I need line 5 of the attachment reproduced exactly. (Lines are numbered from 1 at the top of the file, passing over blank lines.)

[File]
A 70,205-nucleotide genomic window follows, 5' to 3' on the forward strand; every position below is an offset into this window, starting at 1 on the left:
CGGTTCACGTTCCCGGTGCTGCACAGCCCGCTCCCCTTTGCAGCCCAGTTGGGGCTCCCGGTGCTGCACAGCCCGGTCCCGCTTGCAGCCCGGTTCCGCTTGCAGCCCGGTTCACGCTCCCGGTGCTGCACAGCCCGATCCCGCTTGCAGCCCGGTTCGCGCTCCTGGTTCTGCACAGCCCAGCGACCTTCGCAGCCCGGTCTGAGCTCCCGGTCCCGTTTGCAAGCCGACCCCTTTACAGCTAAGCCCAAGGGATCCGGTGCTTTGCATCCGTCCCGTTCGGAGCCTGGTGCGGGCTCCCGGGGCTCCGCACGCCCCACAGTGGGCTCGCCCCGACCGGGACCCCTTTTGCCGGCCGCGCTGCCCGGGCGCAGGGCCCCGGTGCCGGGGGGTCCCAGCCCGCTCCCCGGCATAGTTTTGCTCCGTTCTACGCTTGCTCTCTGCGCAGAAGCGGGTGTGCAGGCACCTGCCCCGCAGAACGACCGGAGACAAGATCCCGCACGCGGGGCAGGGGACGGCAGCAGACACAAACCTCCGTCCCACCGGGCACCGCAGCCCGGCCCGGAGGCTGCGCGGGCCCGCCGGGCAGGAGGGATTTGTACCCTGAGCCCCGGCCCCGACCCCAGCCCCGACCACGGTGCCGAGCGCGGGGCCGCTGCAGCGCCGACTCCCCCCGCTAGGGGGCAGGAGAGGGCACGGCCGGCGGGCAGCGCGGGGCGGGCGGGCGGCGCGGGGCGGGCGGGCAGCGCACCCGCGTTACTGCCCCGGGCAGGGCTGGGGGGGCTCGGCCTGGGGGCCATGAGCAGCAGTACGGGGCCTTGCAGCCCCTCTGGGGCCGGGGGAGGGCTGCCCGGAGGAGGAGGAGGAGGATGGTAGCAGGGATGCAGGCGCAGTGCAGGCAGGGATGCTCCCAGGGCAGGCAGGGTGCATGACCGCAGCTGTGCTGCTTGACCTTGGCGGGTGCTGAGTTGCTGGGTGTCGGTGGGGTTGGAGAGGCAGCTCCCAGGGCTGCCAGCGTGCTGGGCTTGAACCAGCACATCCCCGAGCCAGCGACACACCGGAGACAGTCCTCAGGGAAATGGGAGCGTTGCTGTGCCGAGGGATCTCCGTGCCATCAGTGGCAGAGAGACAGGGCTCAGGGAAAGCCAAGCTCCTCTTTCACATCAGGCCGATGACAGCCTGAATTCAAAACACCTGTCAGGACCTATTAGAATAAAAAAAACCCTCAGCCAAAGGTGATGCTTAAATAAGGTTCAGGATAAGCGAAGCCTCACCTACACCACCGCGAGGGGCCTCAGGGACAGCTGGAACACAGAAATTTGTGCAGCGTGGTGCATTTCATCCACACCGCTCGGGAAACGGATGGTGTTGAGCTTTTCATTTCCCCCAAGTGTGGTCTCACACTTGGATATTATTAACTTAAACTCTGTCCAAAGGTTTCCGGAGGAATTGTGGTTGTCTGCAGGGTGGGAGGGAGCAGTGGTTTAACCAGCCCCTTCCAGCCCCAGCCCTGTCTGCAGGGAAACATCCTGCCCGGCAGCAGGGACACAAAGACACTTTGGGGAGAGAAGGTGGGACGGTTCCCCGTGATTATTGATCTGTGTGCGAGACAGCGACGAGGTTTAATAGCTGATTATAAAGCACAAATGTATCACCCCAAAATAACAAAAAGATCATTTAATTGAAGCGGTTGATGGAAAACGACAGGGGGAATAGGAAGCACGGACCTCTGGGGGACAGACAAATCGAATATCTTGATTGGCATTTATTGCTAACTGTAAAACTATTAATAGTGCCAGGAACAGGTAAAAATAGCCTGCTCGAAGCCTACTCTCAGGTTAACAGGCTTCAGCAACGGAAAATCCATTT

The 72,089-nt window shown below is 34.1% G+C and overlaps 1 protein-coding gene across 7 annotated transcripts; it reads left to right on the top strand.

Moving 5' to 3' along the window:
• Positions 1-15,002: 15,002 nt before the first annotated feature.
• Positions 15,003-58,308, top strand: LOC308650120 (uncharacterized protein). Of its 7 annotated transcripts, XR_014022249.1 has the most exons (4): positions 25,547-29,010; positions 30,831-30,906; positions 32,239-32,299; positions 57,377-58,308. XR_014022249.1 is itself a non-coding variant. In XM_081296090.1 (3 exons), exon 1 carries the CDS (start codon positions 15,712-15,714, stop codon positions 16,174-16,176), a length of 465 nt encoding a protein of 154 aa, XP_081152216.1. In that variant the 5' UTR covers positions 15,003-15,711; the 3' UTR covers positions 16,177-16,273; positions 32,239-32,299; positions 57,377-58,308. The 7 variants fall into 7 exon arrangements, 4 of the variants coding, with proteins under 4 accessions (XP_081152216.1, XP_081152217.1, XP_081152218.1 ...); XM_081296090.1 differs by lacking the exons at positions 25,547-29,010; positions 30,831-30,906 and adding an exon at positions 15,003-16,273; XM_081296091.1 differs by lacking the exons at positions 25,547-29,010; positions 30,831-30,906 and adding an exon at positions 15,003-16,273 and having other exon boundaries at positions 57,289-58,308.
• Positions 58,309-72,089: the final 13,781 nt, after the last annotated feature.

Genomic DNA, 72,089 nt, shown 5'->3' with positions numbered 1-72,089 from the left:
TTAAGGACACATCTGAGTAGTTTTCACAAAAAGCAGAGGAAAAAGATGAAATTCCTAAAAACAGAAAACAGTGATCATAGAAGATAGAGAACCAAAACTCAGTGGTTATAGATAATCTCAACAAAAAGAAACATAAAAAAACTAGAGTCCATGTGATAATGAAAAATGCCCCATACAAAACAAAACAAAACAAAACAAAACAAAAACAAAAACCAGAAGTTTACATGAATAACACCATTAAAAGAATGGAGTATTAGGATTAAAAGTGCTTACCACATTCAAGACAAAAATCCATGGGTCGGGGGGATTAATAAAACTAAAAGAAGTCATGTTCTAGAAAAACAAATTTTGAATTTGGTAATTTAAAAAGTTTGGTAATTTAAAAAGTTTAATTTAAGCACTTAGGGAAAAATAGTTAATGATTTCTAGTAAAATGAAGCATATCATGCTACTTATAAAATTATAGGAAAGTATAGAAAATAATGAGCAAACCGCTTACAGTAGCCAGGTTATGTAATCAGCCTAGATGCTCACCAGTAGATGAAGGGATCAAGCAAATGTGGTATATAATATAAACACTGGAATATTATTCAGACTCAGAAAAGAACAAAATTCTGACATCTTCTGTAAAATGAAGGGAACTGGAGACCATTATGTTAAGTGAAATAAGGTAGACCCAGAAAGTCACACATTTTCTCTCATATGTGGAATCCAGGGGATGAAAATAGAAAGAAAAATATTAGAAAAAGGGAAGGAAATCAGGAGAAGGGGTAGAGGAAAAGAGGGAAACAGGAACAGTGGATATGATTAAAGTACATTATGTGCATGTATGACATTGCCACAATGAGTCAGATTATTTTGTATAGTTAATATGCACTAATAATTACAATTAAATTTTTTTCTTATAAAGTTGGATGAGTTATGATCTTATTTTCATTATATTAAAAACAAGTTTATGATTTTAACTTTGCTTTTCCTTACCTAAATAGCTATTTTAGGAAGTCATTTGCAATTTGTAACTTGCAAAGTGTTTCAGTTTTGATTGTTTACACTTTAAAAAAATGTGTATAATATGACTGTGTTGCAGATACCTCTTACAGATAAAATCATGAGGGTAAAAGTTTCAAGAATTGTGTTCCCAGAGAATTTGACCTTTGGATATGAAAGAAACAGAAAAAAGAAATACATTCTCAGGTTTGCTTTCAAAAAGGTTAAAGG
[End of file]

• Positions 1-15,002: 15,002 nt before the first annotated feature.